All the interest groups brought together in countries implementing MeTA sign up to disclosure of data on the quality and registration status of medicines.
Poor Quality Medicines1
Poor quality medicines are a health hazard because they may contain toxic substances that have been unintentionally added or they may contain only a little or none of the claimed active ingredient, so will not have the intended therapeutic effect. Not only can medicines of poor quality medicines damage health, but they are a waste of money for both governments, patients and consumers.
Most countries will only accept the importation and sale of medicines that have been manufactured to internationally recognised Good Manufacturing Practice (GMP). Governments seeking to promote their countries' export of pharmaceuticals can do so by making GMP mandatory for all pharmaceutical production and by training their inspectors in GMP requirements.
GMP is a system for ensuring that products are consistently produced and controlled according to quality standards. It is designed to minimize the risks involved in any pharmaceutical production that cannot be eliminated through testing the final product. The main risks are: unexpected contamination of products, causing damage to health or even death; incorrect labels on containers, which could mean that patients receive the wrong medicine; insufficient or too much active ingredient, resulting in ineffective treatment or adverse effects. GMP covers all aspects of production; from the starting materials, premises and equipment to the training and personal hygiene of staff. Detailed, written procedures are essential for each process that could affect the quality of the finished product. There must be systems to provide documented proof that correct procedures are consistently followed at each step in the manufacturing process - every time a product is made. WHO has established detailed guidelines for good manufacturing practice. Many countries have formulated their own requirements for GMP based on WHO GMP. Others have harmonized their requirements, for example in the Association of South-East Asian Nations (ASEAN), in the European Union and through the Pharmaceutical Inspection Convention (PIC).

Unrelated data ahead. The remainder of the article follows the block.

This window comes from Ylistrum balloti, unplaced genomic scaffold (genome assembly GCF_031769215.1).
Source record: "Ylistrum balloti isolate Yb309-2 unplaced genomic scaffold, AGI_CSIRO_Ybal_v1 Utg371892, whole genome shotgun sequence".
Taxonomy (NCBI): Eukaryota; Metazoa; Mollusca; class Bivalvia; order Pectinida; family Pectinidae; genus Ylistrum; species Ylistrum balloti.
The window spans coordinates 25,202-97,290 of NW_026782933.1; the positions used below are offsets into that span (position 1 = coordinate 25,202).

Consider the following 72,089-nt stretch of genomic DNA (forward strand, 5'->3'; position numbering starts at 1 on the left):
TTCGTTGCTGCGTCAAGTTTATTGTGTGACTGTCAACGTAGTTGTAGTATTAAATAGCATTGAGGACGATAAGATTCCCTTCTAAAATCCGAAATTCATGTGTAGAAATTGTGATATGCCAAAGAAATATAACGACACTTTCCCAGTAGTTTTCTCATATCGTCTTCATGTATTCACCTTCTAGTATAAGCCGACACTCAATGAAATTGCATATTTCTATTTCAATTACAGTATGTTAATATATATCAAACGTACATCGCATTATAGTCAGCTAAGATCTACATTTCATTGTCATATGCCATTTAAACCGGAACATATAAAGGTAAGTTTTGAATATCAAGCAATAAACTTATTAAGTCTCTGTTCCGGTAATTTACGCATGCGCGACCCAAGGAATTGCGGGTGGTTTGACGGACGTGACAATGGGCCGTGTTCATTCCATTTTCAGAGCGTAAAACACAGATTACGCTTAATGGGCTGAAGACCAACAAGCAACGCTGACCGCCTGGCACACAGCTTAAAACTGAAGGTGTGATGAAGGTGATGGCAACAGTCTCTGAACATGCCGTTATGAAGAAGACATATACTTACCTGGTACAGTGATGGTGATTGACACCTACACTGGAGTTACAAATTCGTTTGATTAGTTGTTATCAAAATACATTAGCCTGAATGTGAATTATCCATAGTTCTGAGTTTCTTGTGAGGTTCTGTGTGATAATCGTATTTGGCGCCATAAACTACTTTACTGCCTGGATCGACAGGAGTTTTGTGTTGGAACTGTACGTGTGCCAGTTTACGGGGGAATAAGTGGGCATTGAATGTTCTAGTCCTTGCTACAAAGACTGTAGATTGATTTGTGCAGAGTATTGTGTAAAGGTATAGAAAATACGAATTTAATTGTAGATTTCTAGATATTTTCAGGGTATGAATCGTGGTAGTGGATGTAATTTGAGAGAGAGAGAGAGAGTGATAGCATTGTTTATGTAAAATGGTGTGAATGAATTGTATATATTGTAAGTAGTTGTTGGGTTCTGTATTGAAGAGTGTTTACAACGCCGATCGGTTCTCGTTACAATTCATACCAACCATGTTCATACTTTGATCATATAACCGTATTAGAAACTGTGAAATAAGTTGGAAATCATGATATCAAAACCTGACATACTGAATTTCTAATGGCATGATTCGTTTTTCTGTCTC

Spurious/falsely-labelled/falsified/counterfeit (SFFC) medicines should never be confused with substandard medicines. With substandard medicines there is no criminal intent, but in the case of SFFC there must always be criminal intent.
The problem of SFFCF medicines was first addressed at the international level in 1985 at the Conference of Experts on the Rational Use of Drugs in Nairobi. The meeting recommended that WHO, together with other international and nongovernmental organizations, should study the feasibility of setting up a clearing house to collect data and to inform governments about the nature and extent of counterfeiting.
In 1988 the World Health Assembly adopted resolution WHA41.16 which requested the Director-General of WHO to initiate programmes for the prevention and detection of the export, import and smuggling of falsely labelled, counterfeited or substandard pharmaceutical preparations. Given the rapid spread of counterfeit drugs in many national distribution channels, the World Health Assembly in 1994 adopted resolution WHA47.13. This requested the Director-General of WHO to assist Member States in their efforts to ensure that available medicines were of good quality, and in combating the use of counterfeit drugs.
First findings from a study by WHO and the Drug Quality and Information Program on the quality of key antimalarial medicines in Sub-Saharan African countries
Panel considers McGill’s collaborative role in global accessibility initiatives
As MeTA triggers lasting advances in access to medicines, evaluation tools continue to play a crucial role